The relationship between a student and teacher is an essential ingredient for academic success. Students who know their teachers are more likely to pay attention, respect authority and go above and beyond in their efforts — and it works the other way around, too.
When teachers have specialized knowledge of a student, of his or her strengths and interests, they have an edge on communicating with those children in the most effective and helpful ways possible. That's why small classroom learning can be so important. Classes that are bursting at the seams struggle to provide the kind of individualized attention that has been shown, time and again, to help students flourish.
Small schools embrace student-centered teaching as the core of their mission. They want every student to develop a personalized relationship with their teachers, one that is rooted in trust and mutual respect. These kinds of relationships aren't easy to create, but their rewards are vast. In these micro-schools, classrooms are small on purpose, to keep students engaged in learning and on-task while they’re in the learning environment.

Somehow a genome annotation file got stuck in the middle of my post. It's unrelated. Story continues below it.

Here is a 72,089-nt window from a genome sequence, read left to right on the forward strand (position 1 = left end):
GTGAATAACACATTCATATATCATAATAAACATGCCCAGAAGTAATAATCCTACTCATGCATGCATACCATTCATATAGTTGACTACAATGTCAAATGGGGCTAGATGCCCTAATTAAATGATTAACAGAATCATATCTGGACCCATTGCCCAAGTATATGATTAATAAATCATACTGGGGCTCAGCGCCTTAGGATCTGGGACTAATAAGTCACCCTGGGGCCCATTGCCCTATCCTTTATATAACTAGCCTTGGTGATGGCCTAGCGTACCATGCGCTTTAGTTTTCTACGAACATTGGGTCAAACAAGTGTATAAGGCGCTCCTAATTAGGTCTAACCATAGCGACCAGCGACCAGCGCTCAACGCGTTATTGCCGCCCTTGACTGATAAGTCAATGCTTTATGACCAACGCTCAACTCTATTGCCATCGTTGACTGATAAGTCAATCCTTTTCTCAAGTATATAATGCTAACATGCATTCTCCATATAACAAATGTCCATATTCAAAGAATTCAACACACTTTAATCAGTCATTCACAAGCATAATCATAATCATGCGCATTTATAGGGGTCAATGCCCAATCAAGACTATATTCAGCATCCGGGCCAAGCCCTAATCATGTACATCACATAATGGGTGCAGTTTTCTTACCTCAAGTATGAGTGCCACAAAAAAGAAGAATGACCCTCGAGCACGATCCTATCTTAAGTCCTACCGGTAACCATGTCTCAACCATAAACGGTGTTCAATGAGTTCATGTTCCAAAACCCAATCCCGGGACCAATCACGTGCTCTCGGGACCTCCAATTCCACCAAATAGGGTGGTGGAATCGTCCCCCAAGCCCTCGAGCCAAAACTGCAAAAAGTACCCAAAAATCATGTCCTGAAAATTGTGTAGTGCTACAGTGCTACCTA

Two significant advantages of a small class size have produced a positive impact on student learning and development:
- Limited-seat classes enrich the academic experience of students, especially when combined with a curriculum of experiential learning and hands-on activities. Students in small classes have an ability to show all the sides of their multi-faceted personalities, instead of becoming a one-note character in a 40-child cohort.
- Without the capacity to fade into the background, students who attend a micro school become fully engaged in their education. They are responsible to an instructor who knows them well and understands their unique abilities and can push them, individually, to develop a broader capacity for hard work.
By giving the student-teacher relationship the right environment in which to grow, you can put busy young minds on the track toward future success.Whether a child has had problems in the past by being disruptive to get attention or has simply wilted under the strain of a large classroom audience, they can benefit from the smaller stage and increased teacher attention available through smaller class sizes.